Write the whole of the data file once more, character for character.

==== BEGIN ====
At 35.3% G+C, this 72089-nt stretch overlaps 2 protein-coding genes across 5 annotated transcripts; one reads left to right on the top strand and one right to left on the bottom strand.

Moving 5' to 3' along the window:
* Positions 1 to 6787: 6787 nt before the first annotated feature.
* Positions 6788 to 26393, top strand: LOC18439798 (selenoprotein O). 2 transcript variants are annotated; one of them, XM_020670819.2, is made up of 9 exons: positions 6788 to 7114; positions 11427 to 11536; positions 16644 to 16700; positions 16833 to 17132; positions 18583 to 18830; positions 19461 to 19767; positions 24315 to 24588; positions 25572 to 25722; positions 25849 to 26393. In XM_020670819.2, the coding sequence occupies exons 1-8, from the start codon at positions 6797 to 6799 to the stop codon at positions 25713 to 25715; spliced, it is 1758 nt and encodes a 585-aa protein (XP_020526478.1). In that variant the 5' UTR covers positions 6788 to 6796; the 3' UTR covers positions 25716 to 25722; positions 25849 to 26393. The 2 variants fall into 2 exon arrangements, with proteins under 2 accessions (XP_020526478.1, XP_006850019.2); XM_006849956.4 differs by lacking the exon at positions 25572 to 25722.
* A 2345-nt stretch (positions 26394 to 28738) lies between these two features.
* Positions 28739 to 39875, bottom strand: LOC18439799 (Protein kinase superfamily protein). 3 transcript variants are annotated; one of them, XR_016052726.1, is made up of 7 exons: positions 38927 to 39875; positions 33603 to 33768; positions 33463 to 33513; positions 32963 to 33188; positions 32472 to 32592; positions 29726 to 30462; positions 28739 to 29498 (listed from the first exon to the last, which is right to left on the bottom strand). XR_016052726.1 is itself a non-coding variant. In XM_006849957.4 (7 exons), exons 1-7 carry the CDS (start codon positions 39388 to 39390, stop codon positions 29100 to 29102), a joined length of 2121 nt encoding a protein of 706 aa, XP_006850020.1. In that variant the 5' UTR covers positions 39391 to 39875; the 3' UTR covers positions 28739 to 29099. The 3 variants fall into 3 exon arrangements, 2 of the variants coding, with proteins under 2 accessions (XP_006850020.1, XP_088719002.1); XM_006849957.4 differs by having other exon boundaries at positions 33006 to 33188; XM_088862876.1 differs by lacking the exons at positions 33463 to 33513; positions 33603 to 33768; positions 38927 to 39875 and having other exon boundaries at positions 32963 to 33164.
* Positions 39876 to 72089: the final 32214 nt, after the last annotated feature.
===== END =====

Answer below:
At 35.3% G+C, this 72089-nt stretch overlaps 2 protein-coding genes across 5 annotated transcripts; one reads left to right on the top strand and one right to left on the bottom strand.

Moving 5' to 3' along the window:
* Positions 1 to 6787: 6787 nt before the first annotated feature.
* Positions 6788 to 26393, top strand: LOC18439798 (selenoprotein O). 2 transcript variants are annotated; one of them, XM_020670819.2, is made up of 9 exons: positions 6788 to 7114; positions 11427 to 11536; positions 16644 to 16700; positions 16833 to 17132; positions 18583 to 18830; positions 19461 to 19767; positions 24315 to 24588; positions 25572 to 25722; positions 25849 to 26393. In XM_020670819.2, the coding sequence occupies exons 1-8, from the start codon at positions 6797 to 6799 to the stop codon at positions 25713 to 25715; spliced, it is 1758 nt and encodes a 585-aa protein (XP_020526478.1). In that variant the 5' UTR covers positions 6788 to 6796; the 3' UTR covers positions 25716 to 25722; positions 25849 to 26393. The 2 variants fall into 2 exon arrangements, with proteins under 2 accessions (XP_020526478.1, XP_006850019.2); XM_006849956.4 differs by lacking the exon at positions 25572 to 25722.
* A 2345-nt stretch (positions 26394 to 28738) lies between these two features.
* Positions 28739 to 39875, bottom strand: LOC18439799 (Protein kinase superfamily protein). 3 transcript variants are annotated; one of them, XR_016052726.1, is made up of 7 exons: positions 38927 to 39875; positions 33603 to 33768; positions 33463 to 33513; positions 32963 to 33188; positions 32472 to 32592; positions 29726 to 30462; positions 28739 to 29498 (listed from the first exon to the last, which is right to left on the bottom strand). XR_016052726.1 is itself a non-coding variant. In XM_006849957.4 (7 exons), exons 1-7 carry the CDS (start codon positions 39388 to 39390, stop codon positions 29100 to 29102), a joined length of 2121 nt encoding a protein of 706 aa, XP_006850020.1. In that variant the 5' UTR covers positions 39391 to 39875; the 3' UTR covers positions 28739 to 29099. The 3 variants fall into 3 exon arrangements, 2 of the variants coding, with proteins under 2 accessions (XP_006850020.1, XP_088719002.1); XM_006849957.4 differs by having other exon boundaries at positions 33006 to 33188; XM_088862876.1 differs by lacking the exons at positions 33463 to 33513; positions 33603 to 33768; positions 38927 to 39875 and having other exon boundaries at positions 32963 to 33164.
* Positions 39876 to 72089: the final 32214 nt, after the last annotated feature.